This post is about the joining in writing bliss of two orphaned items: A nib and a pen. It’s always heartwarming to bring about such a lovely union and in this case worthy of a few words since both parties are quite interesting. Let’s look at their backgrounds briefly (just to be sure no one is a gold digger) and then see if they function happily ever after.
Our suitor is a “safety pen” which came about as an odd answer to the question of how to keep a fountain pen from leaking. These pens showed up at the end of the 19th century and gained a niche that kept them on sale through the middle of the next one.. The best known early maker of Safety Pens was Moore who introduced a model in 1899 heralded as the “non-leakable” pen. Why didn’t these pens leak? Well, basically it’s an ink bottle with a nib. The ink is held in the barrel and a short cap screws tightly down on a lip at the end of that which is open. Where is the nib and feed you ask? When not in use they are hiding down in the barrel. The Moore accomplished this by using a sleeve you pushed to extend the nib out of the end like a turtle’s head popping out to see if the coast is clear. You pull it back to retract the nib into the barrel and then you cap it up tight which makes this a marvel of hermetically sealed safety.
Sometime around 1908 the design most people think of when they hear “safety pen” was introduced by Waterman. The difference here was that these functioned in a fancier way. To extend the nib and feed a knob at the end is twisted and that magically extends the writing point out and into action. The principle was pretty simple and effective: A pin set at the base of the rod that holds the nib and feed extends sideways into a hollow spiral attached to a knob. Due to a restriction in the pin’s axial motion it travels up and down when the knob is turned. This simple method was copied by other manufacturers and became the de facto construction for a safety pen.
Our inky groom happens to be a Waterman safety likely from the 1930s.. This is the late version of the pen which is more from the art deco era than the earlier models most people come in contact with. The interesting military style clip and the smooth sides make it a most modern looking safety but under the skin it’s still the same pen that was made for years prior.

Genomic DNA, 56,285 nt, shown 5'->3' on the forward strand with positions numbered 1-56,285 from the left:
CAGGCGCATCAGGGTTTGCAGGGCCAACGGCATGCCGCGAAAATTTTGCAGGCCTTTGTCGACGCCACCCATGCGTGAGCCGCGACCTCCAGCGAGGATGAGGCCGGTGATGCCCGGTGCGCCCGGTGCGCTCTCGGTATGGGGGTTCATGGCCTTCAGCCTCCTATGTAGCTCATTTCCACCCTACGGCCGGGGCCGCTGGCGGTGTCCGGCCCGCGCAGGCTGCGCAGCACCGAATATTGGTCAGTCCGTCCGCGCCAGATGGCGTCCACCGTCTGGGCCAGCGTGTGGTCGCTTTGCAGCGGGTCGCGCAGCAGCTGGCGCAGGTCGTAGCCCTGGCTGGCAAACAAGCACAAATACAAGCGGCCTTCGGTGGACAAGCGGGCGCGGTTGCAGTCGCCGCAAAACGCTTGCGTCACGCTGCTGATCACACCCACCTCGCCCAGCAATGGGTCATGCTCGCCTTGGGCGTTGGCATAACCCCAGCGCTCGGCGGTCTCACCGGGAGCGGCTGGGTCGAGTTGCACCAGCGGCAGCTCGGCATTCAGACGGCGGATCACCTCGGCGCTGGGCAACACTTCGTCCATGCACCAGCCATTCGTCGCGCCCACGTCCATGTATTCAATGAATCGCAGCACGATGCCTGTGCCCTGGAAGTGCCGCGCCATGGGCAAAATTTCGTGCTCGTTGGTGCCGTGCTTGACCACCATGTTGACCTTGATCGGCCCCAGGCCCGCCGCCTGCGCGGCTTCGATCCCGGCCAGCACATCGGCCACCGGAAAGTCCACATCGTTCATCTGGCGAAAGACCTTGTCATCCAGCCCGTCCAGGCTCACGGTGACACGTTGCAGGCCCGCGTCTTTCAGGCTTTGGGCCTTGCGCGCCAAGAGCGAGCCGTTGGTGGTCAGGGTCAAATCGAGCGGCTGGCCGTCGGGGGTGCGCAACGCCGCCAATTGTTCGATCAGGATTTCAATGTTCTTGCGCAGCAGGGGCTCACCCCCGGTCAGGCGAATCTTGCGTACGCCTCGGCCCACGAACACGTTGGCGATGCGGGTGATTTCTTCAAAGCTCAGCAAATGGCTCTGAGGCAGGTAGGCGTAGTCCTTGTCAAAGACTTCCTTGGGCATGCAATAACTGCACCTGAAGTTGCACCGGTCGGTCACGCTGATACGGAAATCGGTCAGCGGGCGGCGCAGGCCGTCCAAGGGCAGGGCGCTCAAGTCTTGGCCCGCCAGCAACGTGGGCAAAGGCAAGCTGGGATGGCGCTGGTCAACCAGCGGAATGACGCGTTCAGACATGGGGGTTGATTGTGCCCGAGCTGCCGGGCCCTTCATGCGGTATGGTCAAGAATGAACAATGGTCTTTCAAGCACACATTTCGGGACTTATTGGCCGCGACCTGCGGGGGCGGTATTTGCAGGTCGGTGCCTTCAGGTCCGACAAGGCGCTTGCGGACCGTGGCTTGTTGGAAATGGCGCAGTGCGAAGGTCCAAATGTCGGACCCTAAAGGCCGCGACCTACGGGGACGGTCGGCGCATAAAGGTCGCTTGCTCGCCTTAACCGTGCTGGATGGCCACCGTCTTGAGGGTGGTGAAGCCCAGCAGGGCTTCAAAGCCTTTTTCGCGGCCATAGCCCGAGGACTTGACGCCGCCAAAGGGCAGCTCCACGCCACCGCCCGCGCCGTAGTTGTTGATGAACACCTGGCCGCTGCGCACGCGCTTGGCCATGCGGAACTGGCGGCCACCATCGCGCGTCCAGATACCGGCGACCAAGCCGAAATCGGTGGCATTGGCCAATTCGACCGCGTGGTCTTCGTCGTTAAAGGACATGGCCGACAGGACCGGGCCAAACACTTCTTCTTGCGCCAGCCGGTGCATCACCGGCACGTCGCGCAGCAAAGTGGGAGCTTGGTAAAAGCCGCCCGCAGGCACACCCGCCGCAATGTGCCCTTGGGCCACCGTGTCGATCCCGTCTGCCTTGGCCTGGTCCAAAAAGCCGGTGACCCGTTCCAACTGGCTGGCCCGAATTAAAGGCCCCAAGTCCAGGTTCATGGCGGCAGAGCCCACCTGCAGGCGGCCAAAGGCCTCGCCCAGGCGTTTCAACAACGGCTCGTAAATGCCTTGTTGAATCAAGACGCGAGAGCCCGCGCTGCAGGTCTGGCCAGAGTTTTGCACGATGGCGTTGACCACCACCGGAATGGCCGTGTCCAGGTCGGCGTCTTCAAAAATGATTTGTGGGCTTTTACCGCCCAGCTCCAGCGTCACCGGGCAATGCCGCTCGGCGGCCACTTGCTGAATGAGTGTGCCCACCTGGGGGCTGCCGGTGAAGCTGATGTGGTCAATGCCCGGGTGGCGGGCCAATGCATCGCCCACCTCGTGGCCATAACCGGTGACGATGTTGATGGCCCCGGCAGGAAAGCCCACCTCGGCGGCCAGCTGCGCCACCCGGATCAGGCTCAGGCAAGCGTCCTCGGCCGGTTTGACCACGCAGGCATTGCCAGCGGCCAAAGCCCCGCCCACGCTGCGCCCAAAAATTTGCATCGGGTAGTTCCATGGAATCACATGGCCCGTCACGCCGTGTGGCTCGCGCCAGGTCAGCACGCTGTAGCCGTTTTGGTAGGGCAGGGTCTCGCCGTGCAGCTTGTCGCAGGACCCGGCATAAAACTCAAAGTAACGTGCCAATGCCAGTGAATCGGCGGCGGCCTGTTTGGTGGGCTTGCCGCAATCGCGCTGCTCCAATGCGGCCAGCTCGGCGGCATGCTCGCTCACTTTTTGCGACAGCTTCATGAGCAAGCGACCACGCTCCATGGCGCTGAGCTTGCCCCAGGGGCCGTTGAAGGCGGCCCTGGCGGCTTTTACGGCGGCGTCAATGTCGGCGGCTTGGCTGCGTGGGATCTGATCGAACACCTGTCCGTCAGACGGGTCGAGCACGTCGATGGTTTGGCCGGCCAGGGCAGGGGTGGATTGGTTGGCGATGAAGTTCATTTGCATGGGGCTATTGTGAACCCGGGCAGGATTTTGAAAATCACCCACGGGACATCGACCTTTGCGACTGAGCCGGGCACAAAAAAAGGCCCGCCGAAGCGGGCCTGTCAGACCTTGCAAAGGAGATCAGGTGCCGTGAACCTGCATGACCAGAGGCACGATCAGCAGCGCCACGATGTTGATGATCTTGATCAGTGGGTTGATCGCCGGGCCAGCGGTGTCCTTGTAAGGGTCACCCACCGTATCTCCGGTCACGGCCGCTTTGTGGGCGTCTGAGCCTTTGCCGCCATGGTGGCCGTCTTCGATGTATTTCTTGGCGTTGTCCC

The better half of this marriage is what the safety pen will hold to write: A music nib. I’ve certainly written about music nibs before (or at least my poor memory twinges me in such a way as to make me think that’s a possibility) so my description will be brief. A music nib is the unforgettable Cerberus of the pen world and like that mythic figure it has parts that seem too plentiful. Specifically I refer to the tines where three are in residence instead of the usual two. If you want to know why just take a moment to recognize the use this nib it put to (hint: read the name again). Musical notation has some thin and very thick lines so writing them requires quite a bit of stroke contrast and the ink flow to go along with it. Two ink channels going to a chisel tip can keep ink flowing during those big bold bits.
The formerly single music nib which accepted the proposal to join this pen is the Waterman #5 above. It is hard to date but possibly from the 1940s. It’s a lovely nib with flexibility which makes it a great joy to use.
So now that we know the couple in this pen story we wonder how they function together since blind dates don’t always work out. The deeply channeled feed on this pen supplies a great deal of writing fluid to the nib which is fine with it. Lines go from thin to extra bold in an instant. The ink is liberally doled out so this is a pen you need to blot a lot when using. As you can see in the writing sample you really can have some fun utilizing it and together they make a great team. Indeed a pair for the ages.